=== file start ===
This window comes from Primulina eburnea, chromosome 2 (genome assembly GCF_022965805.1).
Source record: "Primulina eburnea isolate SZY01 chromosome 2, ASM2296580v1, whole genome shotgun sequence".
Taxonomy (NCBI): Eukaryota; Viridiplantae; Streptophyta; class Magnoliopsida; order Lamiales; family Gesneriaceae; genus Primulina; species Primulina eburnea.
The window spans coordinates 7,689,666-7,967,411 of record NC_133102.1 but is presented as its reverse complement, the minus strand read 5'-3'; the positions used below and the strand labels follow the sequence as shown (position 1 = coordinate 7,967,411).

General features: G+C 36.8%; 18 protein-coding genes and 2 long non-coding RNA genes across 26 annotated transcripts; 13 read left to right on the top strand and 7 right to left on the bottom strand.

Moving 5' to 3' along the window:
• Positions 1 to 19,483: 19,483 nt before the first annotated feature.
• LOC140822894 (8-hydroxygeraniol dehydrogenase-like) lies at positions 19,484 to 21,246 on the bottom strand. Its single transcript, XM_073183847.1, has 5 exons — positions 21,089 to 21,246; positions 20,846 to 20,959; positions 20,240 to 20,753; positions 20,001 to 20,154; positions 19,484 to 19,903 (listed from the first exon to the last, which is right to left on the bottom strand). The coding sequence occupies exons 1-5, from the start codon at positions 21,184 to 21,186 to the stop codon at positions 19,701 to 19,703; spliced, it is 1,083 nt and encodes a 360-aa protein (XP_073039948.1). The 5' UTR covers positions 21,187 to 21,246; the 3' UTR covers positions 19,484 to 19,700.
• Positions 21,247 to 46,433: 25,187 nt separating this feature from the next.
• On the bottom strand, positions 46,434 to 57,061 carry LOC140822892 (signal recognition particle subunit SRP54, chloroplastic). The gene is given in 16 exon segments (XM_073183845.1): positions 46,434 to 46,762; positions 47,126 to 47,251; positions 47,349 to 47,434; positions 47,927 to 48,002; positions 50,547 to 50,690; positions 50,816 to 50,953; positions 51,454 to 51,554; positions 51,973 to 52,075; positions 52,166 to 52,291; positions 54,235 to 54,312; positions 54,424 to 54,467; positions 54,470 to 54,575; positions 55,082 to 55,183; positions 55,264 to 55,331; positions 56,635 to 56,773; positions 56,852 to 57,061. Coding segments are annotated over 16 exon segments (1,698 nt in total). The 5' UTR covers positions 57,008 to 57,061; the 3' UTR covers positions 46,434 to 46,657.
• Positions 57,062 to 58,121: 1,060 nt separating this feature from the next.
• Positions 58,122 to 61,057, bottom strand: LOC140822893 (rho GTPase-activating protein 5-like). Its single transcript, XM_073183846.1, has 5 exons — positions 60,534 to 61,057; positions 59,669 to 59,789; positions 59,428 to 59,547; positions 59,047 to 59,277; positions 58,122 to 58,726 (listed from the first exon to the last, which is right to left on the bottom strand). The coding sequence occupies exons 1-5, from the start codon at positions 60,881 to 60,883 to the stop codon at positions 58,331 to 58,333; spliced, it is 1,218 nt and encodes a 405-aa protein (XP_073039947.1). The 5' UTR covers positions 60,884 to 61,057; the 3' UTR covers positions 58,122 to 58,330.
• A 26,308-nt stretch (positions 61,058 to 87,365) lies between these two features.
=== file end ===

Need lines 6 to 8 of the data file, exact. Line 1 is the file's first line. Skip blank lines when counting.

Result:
Moving 5' to 3' along the window:
• Positions 1 to 19,483: 19,483 nt before the first annotated feature.
• LOC140822894 (8-hydroxygeraniol dehydrogenase-like) lies at positions 19,484 to 21,246 on the bottom strand. Its single transcript, XM_073183847.1, has 5 exons — positions 21,089 to 21,246; positions 20,846 to 20,959; positions 20,240 to 20,753; positions 20,001 to 20,154; positions 19,484 to 19,903 (listed from the first exon to the last, which is right to left on the bottom strand). The coding sequence occupies exons 1-5, from the start codon at positions 21,184 to 21,186 to the stop codon at positions 19,701 to 19,703; spliced, it is 1,083 nt and encodes a 360-aa protein (XP_073039948.1). The 5' UTR covers positions 21,187 to 21,246; the 3' UTR covers positions 19,484 to 19,700.